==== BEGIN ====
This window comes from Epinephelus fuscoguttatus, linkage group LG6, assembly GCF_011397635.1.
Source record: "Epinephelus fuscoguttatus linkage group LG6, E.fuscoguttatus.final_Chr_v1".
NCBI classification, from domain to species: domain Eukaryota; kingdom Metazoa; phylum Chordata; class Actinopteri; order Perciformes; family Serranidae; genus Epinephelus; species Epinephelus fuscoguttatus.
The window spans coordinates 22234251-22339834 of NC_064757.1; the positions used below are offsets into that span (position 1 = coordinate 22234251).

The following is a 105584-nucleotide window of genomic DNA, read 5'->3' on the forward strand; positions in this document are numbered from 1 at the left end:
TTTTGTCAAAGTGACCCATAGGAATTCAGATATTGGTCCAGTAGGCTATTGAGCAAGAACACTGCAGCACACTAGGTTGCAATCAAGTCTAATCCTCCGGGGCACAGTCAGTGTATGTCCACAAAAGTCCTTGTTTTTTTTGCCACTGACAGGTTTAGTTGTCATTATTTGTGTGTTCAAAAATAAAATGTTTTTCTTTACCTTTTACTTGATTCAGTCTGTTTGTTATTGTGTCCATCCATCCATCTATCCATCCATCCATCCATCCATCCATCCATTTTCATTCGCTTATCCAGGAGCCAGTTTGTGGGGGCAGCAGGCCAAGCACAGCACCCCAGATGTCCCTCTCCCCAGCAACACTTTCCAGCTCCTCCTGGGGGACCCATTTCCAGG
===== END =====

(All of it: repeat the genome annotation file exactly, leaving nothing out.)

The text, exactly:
This window comes from Epinephelus fuscoguttatus, linkage group LG6, assembly GCF_011397635.1.
Source record: "Epinephelus fuscoguttatus linkage group LG6, E.fuscoguttatus.final_Chr_v1".
NCBI classification, from domain to species: domain Eukaryota; kingdom Metazoa; phylum Chordata; class Actinopteri; order Perciformes; family Serranidae; genus Epinephelus; species Epinephelus fuscoguttatus.
The window spans coordinates 22234251-22339834 of NC_064757.1; the positions used below are offsets into that span (position 1 = coordinate 22234251).

The following is a 105584-nucleotide window of genomic DNA, read 5'->3' on the forward strand; positions in this document are numbered from 1 at the left end:
TTTTGTCAAAGTGACCCATAGGAATTCAGATATTGGTCCAGTAGGCTATTGAGCAAGAACACTGCAGCACACTAGGTTGCAATCAAGTCTAATCCTCCGGGGCACAGTCAGTGTATGTCCACAAAAGTCCTTGTTTTTTTTGCCACTGACAGGTTTAGTTGTCATTATTTGTGTGTTCAAAAATAAAATGTTTTTCTTTACCTTTTACTTGATTCAGTCTGTTTGTTATTGTGTCCATCCATCCATCTATCCATCCATCCATCCATCCATCCATCCATTTTCATTCGCTTATCCAGGAGCCAGTTTGTGGGGGCAGCAGGCCAAGCACAGCACCCCAGATGTCCCTCTCCCCAGCAACACTTTCCAGCTCCTCCTGGGGGACCCATTTCCAGG